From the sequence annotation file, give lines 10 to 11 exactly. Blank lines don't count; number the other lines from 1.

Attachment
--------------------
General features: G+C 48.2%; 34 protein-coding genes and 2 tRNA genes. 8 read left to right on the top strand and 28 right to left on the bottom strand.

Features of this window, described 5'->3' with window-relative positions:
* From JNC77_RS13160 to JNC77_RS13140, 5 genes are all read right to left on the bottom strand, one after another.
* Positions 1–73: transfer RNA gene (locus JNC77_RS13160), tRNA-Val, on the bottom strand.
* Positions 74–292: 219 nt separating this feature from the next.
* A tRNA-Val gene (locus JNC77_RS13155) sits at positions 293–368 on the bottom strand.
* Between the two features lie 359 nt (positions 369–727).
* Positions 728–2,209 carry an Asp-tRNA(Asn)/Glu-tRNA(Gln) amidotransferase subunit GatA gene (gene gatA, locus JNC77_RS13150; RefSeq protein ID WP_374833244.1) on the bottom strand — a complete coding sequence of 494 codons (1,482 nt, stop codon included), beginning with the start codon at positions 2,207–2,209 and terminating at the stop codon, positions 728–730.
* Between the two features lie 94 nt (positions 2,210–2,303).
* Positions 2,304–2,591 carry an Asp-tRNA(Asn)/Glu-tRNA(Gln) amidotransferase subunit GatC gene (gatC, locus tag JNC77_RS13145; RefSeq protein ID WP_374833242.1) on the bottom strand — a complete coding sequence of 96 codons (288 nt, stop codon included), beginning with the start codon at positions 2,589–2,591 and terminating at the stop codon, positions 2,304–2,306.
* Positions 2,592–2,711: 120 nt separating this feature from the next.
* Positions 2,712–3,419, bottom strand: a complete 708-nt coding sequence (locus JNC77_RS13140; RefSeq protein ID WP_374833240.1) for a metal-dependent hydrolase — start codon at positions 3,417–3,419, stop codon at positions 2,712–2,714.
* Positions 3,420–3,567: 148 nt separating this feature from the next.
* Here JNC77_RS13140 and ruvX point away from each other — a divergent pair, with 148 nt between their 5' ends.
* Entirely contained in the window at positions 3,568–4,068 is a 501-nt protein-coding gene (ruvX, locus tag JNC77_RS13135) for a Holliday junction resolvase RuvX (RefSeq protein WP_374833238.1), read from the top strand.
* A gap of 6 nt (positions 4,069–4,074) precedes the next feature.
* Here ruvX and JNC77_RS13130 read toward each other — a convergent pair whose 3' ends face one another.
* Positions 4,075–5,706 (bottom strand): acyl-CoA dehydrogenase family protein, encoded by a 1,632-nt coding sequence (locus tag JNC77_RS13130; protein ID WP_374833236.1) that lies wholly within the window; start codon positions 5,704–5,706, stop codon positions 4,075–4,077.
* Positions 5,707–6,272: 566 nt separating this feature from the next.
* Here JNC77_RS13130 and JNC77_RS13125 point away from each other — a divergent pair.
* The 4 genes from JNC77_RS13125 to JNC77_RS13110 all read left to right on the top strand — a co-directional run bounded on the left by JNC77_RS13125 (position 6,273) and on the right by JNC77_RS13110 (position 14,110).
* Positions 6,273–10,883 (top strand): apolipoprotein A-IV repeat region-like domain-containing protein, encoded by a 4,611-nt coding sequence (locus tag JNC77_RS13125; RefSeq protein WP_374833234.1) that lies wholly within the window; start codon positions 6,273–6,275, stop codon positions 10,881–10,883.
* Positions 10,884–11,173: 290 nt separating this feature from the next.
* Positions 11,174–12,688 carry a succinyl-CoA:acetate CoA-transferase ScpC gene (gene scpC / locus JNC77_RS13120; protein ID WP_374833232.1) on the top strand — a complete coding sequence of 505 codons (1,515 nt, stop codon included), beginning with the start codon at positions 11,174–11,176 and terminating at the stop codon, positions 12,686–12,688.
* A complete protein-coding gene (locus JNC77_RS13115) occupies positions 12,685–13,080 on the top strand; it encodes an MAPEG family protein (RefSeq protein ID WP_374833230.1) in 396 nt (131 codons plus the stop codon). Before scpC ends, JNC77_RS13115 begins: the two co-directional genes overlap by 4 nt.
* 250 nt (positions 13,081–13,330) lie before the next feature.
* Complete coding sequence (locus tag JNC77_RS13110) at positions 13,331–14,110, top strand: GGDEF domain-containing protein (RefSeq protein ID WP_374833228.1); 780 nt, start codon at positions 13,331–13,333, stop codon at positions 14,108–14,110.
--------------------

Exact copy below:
* Positions 2,304–2,591 carry an Asp-tRNA(Asn)/Glu-tRNA(Gln) amidotransferase subunit GatC gene (gatC, locus tag JNC77_RS13145; RefSeq protein ID WP_374833242.1) on the bottom strand — a complete coding sequence of 96 codons (288 nt, stop codon included), beginning with the start codon at positions 2,589–2,591 and terminating at the stop codon, positions 2,304–2,306.
* Positions 2,592–2,711: 120 nt separating this feature from the next.